Aug. 31, 2012 —
A new exhibit, “The Threads that Bind: Textiles by Kentucky Artisans,” will open Sept. 1, at the Kentucky Artisan Center in Berea, and will be on display through Feb. 23.
The exhibit will showcase the work of 21 Kentucky artisans who create a wide range of work including clothing, jewelry, wall art, sculpture, quilts and more. Works on display are composed of fabric, fiber and/or thread, with significant use of thread or other fiber strands to weave, embellish, construct, shape, quilt or otherwise create the design.
Pattern, texture, abstraction, symbolism, innovation, realism and whimsy can all be found in this colorful exhibition.
Morehead State University’s Jennifer Reis, assistant professor of art and gallery director, will be part of the exhibition. Symbolism is present in numerous works including Reis’s bead embellished work, “Seven for a Secret,” based on the Irish folklore poem “Seven for the Secret Never Told” which speaks of foretelling the future by counting magpies.
A number of artists in the exhibit use traditional textile methods in innovative ways. Lily Liu of Paducah has used monofilament and agate to create an airy and open knitted necklace, while Stacey R. Chinn of Lexington as created a necklace, titled “Spike,” using soft knitted fiber to reference a dog collar. Inspired by the fabric storage method of a quilting friend, Liu has bundled fabric into numerous small rolls and tied them together with thread to create a three-dimensional vessel.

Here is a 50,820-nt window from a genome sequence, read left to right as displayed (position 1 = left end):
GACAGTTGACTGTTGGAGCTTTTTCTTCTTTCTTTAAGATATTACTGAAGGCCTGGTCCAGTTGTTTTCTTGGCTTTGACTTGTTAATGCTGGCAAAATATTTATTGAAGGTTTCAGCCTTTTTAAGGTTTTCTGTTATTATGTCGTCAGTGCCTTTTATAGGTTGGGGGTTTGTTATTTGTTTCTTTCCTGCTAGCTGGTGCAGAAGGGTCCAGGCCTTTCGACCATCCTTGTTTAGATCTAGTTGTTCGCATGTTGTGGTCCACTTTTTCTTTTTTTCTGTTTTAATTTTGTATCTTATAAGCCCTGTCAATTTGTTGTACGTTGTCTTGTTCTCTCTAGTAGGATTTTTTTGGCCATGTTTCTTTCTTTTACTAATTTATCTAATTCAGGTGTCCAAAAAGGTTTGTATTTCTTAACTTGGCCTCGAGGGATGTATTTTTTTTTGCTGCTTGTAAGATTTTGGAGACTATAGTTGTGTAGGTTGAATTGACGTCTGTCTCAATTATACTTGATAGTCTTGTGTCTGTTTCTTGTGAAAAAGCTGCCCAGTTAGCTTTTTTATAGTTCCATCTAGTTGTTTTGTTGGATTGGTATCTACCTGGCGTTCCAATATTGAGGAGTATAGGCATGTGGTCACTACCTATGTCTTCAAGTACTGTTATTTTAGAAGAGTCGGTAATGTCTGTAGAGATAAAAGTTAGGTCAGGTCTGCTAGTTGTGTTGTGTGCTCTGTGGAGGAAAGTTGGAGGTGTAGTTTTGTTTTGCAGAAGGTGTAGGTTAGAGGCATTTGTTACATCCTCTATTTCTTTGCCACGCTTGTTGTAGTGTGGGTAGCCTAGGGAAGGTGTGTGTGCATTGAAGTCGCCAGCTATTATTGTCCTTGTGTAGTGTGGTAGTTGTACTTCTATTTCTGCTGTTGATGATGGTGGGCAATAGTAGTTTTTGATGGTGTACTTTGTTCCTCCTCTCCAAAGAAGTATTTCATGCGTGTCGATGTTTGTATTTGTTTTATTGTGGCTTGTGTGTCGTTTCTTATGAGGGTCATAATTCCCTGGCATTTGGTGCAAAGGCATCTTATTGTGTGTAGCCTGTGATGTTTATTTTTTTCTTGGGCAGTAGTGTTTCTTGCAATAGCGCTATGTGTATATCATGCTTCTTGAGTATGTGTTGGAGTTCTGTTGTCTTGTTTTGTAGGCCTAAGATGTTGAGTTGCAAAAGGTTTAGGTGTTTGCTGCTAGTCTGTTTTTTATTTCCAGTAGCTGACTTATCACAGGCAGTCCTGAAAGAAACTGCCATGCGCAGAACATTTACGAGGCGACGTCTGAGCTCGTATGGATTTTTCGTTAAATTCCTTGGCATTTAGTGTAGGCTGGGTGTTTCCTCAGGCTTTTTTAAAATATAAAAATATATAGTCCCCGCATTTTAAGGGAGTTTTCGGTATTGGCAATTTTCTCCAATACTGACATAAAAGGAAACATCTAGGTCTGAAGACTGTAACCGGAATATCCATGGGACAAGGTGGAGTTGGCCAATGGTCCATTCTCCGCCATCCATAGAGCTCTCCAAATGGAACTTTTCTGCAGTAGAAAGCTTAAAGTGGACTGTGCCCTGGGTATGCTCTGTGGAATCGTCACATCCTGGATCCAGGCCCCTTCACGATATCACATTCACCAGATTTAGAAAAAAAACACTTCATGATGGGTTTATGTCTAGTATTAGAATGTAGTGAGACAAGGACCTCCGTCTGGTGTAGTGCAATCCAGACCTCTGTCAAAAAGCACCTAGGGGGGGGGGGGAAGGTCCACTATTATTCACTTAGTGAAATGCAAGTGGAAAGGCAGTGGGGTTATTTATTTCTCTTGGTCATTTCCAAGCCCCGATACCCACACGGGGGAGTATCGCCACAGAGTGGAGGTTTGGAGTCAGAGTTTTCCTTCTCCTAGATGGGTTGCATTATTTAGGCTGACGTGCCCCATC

Some works in this exhibit are narrative. Felice Sachs’s wall piece, “It Takes Work,” represents the lengthy processes that encompass the production of a hand woven blanket or coverlet, from shearing the sheep to the final weaving. Sachs of Louisville includes stitched written commentary along with historical weaving and treadling patterns in her design.
Realism can also be seen in Berea’s Pat Jennings’s brilliantly colored rendering of a ruffled cactus plant in her work titled, “Succulent,” and inYvonne Abma Fritze’s work “Horses in the Round.” Barrett Shaw’s elaborately embroidered and delicate work titled while“Siphonophorae,” is based on the close-up photography of early 20th century German naturalist Ernst Haeckel. In this work, Shaw portrays close-ups of four species of hydra plants using embroidery floss, wool and acrylic yarn, beads, cotton crochet thread and cord, and even shoestrings. Both Fritze and Shaw are from Louisville.
Other participating textile artists include: Dobree Adams, Frankfort; Lydia P. Allen, Pewee Valley; Philis Alvic, Lexington; Ann Butwell, Berea; Mary Colmer, Berea; Pat DaRif, Louisville; Marilyn Foulke, Louisville; Yvonne Abma Fritze, Louisville; Kemper-O’Neil, Louisville; Gena Mark, Lexington; Margaret Merida, Farmington; Marti Plager, Louisville; Bobbie Rafferty, Louisville; Cindy Vough, Lexington; and Joanne Weis, Louisville.
A public meet-the-artists reception will be held Sunday, Sept. 30, from 1-3 p.m. at the Kentucky Artisan Center in Berea. The center is located at 200 Artisan Way, just off Interstate 75, exit 77.
The center’s exhibits, shopping and travel information areas are open daily from 9 a.m. to 6 p.m., with the cafe open from 9:30 a.m. to 3:30 p.m. Admission is free. The center currently features works by more than 650 artisans from 100 counties across the Commonwealth.
For more information, call 859-985-5448 or visit the center’s website at www.kentuckyartisancenter.ky.gov.